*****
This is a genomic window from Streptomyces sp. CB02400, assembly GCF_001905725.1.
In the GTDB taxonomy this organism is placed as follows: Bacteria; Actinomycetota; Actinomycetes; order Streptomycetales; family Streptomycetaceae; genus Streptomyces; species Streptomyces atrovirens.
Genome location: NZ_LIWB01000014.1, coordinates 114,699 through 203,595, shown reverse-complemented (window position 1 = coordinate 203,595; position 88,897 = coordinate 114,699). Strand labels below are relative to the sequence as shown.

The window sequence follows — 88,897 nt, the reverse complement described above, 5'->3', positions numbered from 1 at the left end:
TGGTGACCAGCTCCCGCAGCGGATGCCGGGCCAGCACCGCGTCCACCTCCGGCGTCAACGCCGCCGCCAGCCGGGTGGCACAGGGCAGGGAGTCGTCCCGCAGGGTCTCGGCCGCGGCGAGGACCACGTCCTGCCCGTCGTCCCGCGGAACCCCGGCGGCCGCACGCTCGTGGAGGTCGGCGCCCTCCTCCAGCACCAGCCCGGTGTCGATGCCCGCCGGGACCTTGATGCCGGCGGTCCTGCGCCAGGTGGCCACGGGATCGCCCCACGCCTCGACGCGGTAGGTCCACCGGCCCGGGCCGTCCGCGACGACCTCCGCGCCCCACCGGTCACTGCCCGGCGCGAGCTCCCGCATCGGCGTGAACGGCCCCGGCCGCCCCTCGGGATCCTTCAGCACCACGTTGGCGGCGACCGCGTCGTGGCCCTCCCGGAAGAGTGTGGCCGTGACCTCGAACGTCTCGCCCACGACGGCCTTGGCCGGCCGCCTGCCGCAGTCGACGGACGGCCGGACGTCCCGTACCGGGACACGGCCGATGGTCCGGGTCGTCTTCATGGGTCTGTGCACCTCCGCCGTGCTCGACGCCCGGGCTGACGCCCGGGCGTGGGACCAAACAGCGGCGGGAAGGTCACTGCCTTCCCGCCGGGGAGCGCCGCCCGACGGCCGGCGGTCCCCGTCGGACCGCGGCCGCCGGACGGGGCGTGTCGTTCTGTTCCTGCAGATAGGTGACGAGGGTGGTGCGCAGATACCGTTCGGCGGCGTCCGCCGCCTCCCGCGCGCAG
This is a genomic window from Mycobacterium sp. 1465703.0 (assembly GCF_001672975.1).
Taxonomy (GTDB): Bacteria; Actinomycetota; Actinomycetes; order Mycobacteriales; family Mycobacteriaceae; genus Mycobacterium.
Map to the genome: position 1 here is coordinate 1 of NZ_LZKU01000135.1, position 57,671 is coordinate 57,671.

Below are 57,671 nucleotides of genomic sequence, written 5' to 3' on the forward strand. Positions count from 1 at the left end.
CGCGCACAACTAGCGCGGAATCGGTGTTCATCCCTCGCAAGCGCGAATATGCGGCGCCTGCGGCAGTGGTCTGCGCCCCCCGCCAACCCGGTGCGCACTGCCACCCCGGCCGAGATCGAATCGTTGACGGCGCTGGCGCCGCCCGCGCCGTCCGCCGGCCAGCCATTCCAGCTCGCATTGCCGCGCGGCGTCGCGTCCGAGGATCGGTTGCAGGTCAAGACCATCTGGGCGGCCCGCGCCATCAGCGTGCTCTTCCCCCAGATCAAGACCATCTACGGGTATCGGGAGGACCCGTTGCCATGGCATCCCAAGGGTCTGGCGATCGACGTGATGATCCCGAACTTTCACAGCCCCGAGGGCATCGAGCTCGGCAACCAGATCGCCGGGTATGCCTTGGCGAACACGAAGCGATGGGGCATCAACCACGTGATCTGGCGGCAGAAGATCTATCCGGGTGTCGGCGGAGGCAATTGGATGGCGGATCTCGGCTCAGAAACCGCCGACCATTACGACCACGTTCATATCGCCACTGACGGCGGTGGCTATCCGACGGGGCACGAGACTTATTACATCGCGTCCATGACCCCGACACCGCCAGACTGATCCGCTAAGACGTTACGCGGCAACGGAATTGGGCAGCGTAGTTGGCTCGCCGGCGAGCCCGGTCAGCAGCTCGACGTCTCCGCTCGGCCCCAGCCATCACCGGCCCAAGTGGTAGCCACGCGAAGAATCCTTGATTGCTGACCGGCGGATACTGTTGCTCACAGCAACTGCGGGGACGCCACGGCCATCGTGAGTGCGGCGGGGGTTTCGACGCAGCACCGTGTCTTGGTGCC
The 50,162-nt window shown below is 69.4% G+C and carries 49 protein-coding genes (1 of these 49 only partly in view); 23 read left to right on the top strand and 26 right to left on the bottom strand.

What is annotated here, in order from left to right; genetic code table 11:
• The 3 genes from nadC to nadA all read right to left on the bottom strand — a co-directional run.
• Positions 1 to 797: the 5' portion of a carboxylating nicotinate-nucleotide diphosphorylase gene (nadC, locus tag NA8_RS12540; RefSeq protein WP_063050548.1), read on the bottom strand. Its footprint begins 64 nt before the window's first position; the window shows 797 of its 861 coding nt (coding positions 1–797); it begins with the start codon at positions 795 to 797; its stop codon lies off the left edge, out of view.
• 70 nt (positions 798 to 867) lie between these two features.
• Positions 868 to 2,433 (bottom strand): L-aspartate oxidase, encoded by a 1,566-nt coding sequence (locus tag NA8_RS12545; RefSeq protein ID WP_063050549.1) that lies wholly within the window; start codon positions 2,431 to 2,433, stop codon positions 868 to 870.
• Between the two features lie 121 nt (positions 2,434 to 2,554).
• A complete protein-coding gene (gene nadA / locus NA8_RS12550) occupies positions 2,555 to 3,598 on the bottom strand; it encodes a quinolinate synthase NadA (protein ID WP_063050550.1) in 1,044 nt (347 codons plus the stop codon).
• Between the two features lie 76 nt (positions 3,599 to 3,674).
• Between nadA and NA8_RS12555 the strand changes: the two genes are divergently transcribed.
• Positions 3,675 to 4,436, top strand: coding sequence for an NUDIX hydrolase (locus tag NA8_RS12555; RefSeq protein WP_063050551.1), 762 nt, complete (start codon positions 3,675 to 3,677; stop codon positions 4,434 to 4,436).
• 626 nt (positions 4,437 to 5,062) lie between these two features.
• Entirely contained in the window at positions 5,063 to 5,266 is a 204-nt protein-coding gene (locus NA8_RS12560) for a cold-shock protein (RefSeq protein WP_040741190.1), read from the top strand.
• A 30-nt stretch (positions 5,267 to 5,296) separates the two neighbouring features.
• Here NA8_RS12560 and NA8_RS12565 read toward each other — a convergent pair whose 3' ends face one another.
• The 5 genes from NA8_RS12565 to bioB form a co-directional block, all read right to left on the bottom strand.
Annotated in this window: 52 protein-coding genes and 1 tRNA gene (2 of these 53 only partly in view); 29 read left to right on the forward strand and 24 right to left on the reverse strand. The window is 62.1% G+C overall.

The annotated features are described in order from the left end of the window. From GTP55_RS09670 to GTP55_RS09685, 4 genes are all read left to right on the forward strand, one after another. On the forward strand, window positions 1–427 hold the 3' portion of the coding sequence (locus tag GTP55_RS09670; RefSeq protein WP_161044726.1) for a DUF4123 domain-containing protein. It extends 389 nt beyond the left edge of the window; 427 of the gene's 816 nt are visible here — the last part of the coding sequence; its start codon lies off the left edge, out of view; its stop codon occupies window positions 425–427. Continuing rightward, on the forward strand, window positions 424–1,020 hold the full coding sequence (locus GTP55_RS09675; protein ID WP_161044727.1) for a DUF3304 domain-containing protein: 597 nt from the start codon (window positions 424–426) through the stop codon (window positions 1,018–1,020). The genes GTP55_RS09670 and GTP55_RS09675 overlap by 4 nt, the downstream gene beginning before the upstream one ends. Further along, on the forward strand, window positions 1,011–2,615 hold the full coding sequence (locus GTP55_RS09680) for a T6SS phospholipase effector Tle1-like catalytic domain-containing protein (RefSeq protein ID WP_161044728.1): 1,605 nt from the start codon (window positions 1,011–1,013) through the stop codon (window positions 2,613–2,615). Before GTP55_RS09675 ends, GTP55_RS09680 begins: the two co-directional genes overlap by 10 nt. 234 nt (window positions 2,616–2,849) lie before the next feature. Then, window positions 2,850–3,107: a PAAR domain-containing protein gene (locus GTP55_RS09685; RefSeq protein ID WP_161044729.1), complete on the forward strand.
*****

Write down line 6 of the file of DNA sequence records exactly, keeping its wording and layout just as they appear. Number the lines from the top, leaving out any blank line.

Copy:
This is a genomic window from Mycobacterium sp. 1465703.0 (assembly GCF_001672975.1).